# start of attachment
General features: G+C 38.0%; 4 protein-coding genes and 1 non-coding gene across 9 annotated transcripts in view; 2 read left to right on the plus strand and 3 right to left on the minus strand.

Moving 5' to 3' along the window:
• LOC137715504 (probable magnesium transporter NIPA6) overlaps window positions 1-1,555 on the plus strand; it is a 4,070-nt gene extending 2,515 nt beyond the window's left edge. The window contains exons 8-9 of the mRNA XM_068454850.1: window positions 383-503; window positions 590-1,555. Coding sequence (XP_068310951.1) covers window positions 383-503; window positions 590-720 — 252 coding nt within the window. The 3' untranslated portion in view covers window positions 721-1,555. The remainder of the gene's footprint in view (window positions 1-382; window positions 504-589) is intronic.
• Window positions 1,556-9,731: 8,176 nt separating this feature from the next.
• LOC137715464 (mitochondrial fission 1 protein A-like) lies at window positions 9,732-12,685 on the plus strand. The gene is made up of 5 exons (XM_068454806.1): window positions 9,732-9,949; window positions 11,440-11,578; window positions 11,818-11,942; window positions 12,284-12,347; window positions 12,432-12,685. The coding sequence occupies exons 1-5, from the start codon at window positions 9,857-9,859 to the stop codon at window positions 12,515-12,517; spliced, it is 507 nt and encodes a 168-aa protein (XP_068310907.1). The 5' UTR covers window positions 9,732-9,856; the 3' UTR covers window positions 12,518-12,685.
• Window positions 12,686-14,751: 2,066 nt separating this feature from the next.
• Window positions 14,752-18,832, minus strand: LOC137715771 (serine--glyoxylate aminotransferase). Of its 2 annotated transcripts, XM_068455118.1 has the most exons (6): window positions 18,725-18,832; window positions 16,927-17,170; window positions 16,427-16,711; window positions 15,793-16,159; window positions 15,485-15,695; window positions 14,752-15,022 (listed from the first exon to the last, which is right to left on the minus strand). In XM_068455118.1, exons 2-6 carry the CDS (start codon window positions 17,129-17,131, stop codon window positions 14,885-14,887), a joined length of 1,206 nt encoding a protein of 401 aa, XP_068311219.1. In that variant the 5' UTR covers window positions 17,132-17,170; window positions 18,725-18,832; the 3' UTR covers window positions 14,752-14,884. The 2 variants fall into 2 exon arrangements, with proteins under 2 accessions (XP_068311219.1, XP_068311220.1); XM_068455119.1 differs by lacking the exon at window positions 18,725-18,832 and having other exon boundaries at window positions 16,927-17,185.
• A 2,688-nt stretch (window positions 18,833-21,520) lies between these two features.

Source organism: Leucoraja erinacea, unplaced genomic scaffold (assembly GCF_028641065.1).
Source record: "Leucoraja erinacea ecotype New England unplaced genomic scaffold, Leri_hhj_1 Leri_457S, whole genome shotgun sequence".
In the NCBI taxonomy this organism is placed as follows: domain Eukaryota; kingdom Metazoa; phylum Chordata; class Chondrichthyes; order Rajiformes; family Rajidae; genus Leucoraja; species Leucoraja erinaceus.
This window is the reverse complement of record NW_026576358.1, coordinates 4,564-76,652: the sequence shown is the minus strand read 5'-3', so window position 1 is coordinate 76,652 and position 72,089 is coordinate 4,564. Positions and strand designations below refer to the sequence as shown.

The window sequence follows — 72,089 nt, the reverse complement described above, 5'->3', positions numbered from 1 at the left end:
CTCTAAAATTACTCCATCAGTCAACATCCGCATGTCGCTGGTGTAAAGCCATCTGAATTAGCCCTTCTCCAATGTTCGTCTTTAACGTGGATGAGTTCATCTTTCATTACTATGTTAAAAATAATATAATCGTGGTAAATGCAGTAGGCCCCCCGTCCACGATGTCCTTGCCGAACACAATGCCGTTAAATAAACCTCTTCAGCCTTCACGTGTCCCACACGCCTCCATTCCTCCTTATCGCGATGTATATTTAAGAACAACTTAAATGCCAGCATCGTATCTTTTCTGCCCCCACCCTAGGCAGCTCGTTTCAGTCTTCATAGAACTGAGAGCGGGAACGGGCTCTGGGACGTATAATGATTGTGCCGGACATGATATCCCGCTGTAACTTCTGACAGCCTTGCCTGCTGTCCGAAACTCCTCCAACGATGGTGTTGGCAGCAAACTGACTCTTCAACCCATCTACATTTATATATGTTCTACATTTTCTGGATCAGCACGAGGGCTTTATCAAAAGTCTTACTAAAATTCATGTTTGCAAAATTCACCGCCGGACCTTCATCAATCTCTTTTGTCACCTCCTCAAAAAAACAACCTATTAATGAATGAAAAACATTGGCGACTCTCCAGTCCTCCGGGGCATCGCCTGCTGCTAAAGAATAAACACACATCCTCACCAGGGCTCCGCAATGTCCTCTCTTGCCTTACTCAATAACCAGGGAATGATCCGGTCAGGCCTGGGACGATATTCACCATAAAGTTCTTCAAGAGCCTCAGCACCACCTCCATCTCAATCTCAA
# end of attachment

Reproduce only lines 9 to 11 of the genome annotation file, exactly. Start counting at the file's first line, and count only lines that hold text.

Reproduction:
Source organism: Leucoraja erinacea, unplaced genomic scaffold (assembly GCF_028641065.1).
Source record: "Leucoraja erinacea ecotype New England unplaced genomic scaffold, Leri_hhj_1 Leri_457S, whole genome shotgun sequence".
In the NCBI taxonomy this organism is placed as follows: domain Eukaryota; kingdom Metazoa; phylum Chordata; class Chondrichthyes; order Rajiformes; family Rajidae; genus Leucoraja; species Leucoraja erinaceus.